When I quit drinking eight years ago, a friend who had stopped years before advised me to develop an evening ritual that would take the place of sitting down and having a glass of wine after work. Since I was more than a little worried about how I would handle this big change, I did as I was told. Gratefully, it paid off. I would get home, pour myself a Fresca, sit on the couch, and unwind. I missed the wine for a while, but I got over it, and I settled into my new way of relaxing after a long day at work. Still, I was more than a little surprised at the effectiveness of this method.
I thought of this again this week when I was reading Keep it Moving, a new book by longtime dancer and choreographer Twyla Tharp. Tharp is in her late 70s now and the book is focused on the value of continually setting goals for ourselves in all areas of our lives—particularly as we age. Just a few pages in, I realized that my Fresca plan was successful because it offered me a daily reward, very similar to sitting down and having a glass of wine. Even more interesting was the study Tharp cited about monkeys and the food rewards they received when they pulled a lever. Turns out their dopamine release was highest just before the food—when they anticipated it and knew it was coming. That’s why the Fresca works for me. When I’m having a stressful day, the thing that helps me get through it is knowing I can go home, put on my sweats, sit on the couch and eat popcorn and drink Fresca. It’s the anticipation of that reward that is so powerful.
If I’ve found a way to do something—or to meet a need—then that’s the way I think I need to do it forever.
This also reminds me that one of the things I love about getting older is that I know so much more than I used to about what I need to feel good. And yet, even writing those words, I understand a tricky part of my nature. If something has worked for me—helped me in some way—then that is my answer, my goal, my reward. In other words, it would take a lot to get me to switch out that Fresca. Like those monkeys, I tie that fizzy, tangy grapefruit flavor directly to relaxing on the couch and not having any more obligations. That may not sound like a problem, but it becomes one when I apply that same idea to bigger areas of my life. In other words, if I’ve found a way to do something—or to meet a need—then that’s the way I think I need to do it forever.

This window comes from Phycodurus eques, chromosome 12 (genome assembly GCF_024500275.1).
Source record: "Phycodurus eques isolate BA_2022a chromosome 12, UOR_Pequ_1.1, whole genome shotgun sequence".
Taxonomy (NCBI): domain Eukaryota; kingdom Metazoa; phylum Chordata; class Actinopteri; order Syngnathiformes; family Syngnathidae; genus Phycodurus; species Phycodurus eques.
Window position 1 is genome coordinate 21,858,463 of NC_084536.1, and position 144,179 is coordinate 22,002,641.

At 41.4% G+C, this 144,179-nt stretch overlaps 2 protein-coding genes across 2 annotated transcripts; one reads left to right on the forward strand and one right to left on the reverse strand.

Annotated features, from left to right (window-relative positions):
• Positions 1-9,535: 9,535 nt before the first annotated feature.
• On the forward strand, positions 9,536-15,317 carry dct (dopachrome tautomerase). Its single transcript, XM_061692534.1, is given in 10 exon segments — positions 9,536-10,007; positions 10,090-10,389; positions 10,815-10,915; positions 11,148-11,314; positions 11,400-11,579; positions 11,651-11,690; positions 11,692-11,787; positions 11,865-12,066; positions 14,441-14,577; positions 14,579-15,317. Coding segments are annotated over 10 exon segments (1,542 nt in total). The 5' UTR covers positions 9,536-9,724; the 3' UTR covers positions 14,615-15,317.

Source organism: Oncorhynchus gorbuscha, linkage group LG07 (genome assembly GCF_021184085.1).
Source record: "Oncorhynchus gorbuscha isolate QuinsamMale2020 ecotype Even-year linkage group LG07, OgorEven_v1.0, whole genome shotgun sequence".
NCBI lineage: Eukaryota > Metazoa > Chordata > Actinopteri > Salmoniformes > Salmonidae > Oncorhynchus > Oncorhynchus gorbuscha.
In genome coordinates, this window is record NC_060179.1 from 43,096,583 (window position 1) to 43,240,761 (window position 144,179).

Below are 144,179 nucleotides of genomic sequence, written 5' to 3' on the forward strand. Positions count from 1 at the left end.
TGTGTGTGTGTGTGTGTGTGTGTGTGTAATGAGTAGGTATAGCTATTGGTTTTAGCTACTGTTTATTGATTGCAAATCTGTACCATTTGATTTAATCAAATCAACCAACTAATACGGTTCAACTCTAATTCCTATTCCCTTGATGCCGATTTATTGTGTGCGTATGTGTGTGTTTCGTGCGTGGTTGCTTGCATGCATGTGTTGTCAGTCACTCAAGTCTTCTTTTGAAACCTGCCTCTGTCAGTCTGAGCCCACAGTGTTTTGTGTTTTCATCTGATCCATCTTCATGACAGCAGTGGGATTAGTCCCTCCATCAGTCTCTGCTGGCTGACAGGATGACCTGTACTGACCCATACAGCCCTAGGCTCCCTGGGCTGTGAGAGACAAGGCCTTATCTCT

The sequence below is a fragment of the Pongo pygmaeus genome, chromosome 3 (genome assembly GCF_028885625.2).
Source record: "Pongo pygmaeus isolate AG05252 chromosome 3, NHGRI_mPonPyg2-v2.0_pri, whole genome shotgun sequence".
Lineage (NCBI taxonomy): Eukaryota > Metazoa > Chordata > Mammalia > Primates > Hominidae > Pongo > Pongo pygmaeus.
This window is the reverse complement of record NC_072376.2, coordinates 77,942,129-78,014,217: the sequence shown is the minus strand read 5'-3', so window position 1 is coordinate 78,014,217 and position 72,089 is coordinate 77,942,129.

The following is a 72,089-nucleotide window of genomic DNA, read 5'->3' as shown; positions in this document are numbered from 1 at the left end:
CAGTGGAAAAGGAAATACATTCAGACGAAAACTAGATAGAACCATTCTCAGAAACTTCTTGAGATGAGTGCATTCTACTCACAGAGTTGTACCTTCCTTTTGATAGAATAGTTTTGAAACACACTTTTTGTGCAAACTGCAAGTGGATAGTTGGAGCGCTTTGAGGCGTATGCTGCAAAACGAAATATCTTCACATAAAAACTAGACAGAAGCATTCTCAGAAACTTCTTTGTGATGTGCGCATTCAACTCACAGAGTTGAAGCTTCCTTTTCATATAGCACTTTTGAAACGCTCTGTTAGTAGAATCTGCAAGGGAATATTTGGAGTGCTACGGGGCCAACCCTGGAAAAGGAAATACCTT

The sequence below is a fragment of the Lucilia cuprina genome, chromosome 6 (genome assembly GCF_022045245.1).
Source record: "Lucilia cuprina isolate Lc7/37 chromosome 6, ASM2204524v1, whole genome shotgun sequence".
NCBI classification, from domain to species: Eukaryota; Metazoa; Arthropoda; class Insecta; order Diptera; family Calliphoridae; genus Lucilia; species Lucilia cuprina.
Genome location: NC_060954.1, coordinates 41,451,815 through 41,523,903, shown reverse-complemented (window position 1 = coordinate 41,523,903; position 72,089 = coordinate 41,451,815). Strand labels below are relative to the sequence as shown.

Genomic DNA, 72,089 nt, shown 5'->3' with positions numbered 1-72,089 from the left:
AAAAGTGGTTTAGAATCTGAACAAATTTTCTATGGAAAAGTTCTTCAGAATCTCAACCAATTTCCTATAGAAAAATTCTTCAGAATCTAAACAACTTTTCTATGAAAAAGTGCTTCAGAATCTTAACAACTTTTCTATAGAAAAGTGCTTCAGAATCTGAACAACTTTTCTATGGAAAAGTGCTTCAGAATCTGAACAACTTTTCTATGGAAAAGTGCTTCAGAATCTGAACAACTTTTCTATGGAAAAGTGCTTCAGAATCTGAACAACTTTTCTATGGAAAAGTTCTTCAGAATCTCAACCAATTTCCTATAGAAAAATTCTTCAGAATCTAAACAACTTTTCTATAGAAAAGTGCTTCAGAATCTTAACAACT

This bubbles in my brain when I reflect on why my short-lived retirement time was not particularly satisfying. My life as a retiree lacked the social validation that I get from being out in the world working. Having someone say, “Thanks a lot. You’re doing a great job,” is the Fresca of my professional life. And, because feeling as if I know what I’m doing has always been such a lovely part of working, I’ve grown to believe that work is what I need to feel good and comfortable in my life. Thus, I was happy to return to get back to it and do the thing I can regularly count as a success.
But, it turns out this keeps me from trying new things. What if I could change my reward system? What if I trusted the universe a bit and came to realize that I could get validation in other ways? Because I will retire again at some point (I’m not insane!), I’m asking myself these questions. We are not a lot different than lab animals, I think. We get used to something feeling good—or looking forward to it feeling good—and we don’t want to take the chance that there might be other things that meet these same requirements. Because ... what if they don't?
I’m glad to be thinking about this now, while I’m still working, but I don’t want it to be purely philosophical. In my view, the real life experiment is to see how much we really are capable of—how much we can see and do and feel. Our fear of testing our limits keeps us in some very tiny boxes—at least that’s true for me. I’m ready to test some bigger ones now. I know that for sure.